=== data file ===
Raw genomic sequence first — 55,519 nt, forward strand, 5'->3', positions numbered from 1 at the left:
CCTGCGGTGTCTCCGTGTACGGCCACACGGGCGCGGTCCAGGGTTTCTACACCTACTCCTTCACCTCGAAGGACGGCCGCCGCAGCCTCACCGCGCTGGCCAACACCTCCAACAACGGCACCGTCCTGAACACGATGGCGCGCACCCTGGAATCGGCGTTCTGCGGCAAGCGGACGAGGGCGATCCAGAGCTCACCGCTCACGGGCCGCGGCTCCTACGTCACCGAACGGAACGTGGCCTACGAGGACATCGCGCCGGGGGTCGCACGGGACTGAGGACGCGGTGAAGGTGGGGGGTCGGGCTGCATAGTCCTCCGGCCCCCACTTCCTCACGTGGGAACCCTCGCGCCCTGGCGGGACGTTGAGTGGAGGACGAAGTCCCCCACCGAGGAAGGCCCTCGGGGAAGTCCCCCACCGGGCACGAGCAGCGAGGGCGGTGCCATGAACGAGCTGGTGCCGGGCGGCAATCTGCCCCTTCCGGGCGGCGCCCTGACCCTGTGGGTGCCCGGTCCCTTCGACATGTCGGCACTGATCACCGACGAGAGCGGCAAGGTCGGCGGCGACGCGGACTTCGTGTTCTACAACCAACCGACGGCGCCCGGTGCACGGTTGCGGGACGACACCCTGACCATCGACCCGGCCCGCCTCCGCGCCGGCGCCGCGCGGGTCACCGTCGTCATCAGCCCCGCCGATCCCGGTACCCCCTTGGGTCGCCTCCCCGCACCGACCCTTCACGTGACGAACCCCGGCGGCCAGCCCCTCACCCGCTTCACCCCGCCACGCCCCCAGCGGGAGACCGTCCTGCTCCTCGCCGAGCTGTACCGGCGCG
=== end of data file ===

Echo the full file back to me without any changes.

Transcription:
Raw genomic sequence first — 55,519 nt, forward strand, 5'->3', positions numbered from 1 at the left:
CCTGCGGTGTCTCCGTGTACGGCCACACGGGCGCGGTCCAGGGTTTCTACACCTACTCCTTCACCTCGAAGGACGGCCGCCGCAGCCTCACCGCGCTGGCCAACACCTCCAACAACGGCACCGTCCTGAACACGATGGCGCGCACCCTGGAATCGGCGTTCTGCGGCAAGCGGACGAGGGCGATCCAGAGCTCACCGCTCACGGGCCGCGGCTCCTACGTCACCGAACGGAACGTGGCCTACGAGGACATCGCGCCGGGGGTCGCACGGGACTGAGGACGCGGTGAAGGTGGGGGGTCGGGCTGCATAGTCCTCCGGCCCCCACTTCCTCACGTGGGAACCCTCGCGCCCTGGCGGGACGTTGAGTGGAGGACGAAGTCCCCCACCGAGGAAGGCCCTCGGGGAAGTCCCCCACCGGGCACGAGCAGCGAGGGCGGTGCCATGAACGAGCTGGTGCCGGGCGGCAATCTGCCCCTTCCGGGCGGCGCCCTGACCCTGTGGGTGCCCGGTCCCTTCGACATGTCGGCACTGATCACCGACGAGAGCGGCAAGGTCGGCGGCGACGCGGACTTCGTGTTCTACAACCAACCGACGGCGCCCGGTGCACGGTTGCGGGACGACACCCTGACCATCGACCCGGCCCGCCTCCGCGCCGGCGCCGCGCGGGTCACCGTCGTCATCAGCCCCGCCGATCCCGGTACCCCCTTGGGTCGCCTCCCCGCACCGACCCTTCACGTGACGAACCCCGGCGGCCAGCCCCTCACCCGCTTCACCCCGCCACGCCCCCAGCGGGAGACCGTCCTGCTCCTCGCCGAGCTGTACCGGCGCG